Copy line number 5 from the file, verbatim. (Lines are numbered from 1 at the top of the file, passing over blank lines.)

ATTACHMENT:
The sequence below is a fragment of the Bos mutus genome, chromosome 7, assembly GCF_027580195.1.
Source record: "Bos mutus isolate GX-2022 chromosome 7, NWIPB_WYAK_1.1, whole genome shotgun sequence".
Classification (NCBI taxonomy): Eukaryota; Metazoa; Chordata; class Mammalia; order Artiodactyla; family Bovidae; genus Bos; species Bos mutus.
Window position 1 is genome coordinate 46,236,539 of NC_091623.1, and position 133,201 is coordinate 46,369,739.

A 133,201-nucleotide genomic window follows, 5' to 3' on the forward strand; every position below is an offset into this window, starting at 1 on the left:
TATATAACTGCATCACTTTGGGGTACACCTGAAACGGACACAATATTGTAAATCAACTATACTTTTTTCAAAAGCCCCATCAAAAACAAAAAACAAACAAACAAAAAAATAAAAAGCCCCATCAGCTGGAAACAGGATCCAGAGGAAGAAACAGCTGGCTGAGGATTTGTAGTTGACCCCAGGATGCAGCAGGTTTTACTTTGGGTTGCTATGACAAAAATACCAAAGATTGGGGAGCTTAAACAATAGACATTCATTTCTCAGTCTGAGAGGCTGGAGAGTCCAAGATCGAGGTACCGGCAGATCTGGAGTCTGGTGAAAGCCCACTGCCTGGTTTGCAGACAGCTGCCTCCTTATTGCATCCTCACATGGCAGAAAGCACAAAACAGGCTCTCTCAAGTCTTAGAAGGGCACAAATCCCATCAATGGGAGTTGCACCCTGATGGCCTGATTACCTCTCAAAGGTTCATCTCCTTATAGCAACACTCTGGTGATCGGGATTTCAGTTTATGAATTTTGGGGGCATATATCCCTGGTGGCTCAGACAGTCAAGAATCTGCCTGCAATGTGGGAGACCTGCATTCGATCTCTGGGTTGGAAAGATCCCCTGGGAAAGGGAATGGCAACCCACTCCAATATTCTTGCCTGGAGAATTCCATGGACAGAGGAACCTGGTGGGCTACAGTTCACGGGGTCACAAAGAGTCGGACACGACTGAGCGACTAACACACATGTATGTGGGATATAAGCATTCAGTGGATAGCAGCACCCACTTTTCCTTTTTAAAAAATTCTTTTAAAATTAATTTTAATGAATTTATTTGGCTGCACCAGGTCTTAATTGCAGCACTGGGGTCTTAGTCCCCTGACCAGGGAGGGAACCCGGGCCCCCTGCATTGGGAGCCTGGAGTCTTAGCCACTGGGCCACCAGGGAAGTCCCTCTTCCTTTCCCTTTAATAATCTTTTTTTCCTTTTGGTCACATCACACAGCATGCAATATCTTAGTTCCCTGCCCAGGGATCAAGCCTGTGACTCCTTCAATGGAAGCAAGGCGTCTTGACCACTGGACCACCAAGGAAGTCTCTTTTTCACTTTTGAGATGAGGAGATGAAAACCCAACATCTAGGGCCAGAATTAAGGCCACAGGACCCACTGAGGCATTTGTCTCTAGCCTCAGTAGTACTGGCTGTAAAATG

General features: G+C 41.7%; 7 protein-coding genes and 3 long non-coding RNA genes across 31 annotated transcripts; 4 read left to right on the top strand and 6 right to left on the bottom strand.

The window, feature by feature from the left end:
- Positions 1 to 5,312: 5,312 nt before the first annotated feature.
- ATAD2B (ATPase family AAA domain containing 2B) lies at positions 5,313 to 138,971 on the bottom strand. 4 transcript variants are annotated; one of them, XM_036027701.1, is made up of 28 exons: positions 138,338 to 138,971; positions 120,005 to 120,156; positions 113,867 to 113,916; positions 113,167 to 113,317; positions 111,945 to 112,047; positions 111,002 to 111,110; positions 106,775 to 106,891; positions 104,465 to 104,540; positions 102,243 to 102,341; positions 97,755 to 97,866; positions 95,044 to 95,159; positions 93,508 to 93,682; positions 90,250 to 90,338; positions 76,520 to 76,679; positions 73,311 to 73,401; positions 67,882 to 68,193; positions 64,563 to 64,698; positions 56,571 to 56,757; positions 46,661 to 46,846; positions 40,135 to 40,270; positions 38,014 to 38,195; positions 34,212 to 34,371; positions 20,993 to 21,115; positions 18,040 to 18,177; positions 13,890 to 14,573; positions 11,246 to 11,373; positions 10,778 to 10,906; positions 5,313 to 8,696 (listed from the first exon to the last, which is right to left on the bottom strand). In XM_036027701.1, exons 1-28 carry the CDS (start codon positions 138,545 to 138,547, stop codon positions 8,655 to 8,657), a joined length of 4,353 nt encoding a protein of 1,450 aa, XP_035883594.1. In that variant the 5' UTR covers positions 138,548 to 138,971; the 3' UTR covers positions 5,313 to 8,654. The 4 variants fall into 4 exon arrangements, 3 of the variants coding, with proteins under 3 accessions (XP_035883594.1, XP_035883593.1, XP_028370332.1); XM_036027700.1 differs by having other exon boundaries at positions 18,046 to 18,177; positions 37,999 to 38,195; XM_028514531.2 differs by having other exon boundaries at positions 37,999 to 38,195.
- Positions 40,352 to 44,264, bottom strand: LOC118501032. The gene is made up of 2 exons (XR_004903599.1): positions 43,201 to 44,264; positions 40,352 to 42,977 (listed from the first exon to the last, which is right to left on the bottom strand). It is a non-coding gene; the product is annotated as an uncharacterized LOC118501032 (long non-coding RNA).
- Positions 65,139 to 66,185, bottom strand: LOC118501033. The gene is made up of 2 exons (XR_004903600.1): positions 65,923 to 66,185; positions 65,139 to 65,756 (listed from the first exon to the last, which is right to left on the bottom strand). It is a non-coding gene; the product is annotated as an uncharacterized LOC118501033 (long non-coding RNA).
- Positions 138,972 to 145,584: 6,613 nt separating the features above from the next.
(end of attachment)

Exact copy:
A 133,201-nucleotide genomic window follows, 5' to 3' on the forward strand; every position below is an offset into this window, starting at 1 on the left: